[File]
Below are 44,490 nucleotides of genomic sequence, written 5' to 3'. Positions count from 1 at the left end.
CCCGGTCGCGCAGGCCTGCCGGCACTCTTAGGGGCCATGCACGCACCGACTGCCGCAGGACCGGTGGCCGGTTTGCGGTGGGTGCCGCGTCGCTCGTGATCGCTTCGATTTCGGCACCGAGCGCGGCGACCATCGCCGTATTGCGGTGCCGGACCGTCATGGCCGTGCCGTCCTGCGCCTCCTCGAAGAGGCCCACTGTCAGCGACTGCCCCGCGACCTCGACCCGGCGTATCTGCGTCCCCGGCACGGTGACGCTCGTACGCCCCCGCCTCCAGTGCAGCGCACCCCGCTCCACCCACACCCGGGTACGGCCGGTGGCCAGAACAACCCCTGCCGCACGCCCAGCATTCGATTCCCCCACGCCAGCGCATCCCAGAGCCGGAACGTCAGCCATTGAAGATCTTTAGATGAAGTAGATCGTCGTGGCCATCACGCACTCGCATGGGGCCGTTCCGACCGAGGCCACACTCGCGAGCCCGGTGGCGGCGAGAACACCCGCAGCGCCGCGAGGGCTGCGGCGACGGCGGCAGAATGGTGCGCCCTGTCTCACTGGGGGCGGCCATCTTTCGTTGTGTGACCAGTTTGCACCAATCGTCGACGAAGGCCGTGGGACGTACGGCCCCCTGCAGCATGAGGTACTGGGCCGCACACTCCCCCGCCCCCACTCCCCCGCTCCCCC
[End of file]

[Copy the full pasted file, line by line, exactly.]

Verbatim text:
Below are 44,490 nucleotides of genomic sequence, written 5' to 3'. Positions count from 1 at the left end.
CCCGGTCGCGCAGGCCTGCCGGCACTCTTAGGGGCCATGCACGCACCGACTGCCGCAGGACCGGTGGCCGGTTTGCGGTGGGTGCCGCGTCGCTCGTGATCGCTTCGATTTCGGCACCGAGCGCGGCGACCATCGCCGTATTGCGGTGCCGGACCGTCATGGCCGTGCCGTCCTGCGCCTCCTCGAAGAGGCCCACTGTCAGCGACTGCCCCGCGACCTCGACCCGGCGTATCTGCGTCCCCGGCACGGTGACGCTCGTACGCCCCCGCCTCCAGTGCAGCGCACCCCGCTCCACCCACACCCGGGTACGGCCGGTGGCCAGAACAACCCCTGCCGCACGCCCAGCATTCGATTCCCCCACGCCAGCGCATCCCAGAGCCGGAACGTCAGCCATTGAAGATCTTTAGATGAAGTAGATCGTCGTGGCCATCACGCACTCGCATGGGGCCGTTCCGACCGAGGCCACACTCGCGAGCCCGGTGGCGGCGAGAACACCCGCAGCGCCGCGAGGGCTGCGGCGACGGCGGCAGAATGGTGCGCCCTGTCTCACTGGGGGCGGCCATCTTTCGTTGTGTGACCAGTTTGCACCAATCGTCGACGAAGGCCGTGGGACGTACGGCCCCCTGCAGCATGAGGTACTGGGCCGCACACTCCCCCGCCCCCACTCCCCCGCTCCCCC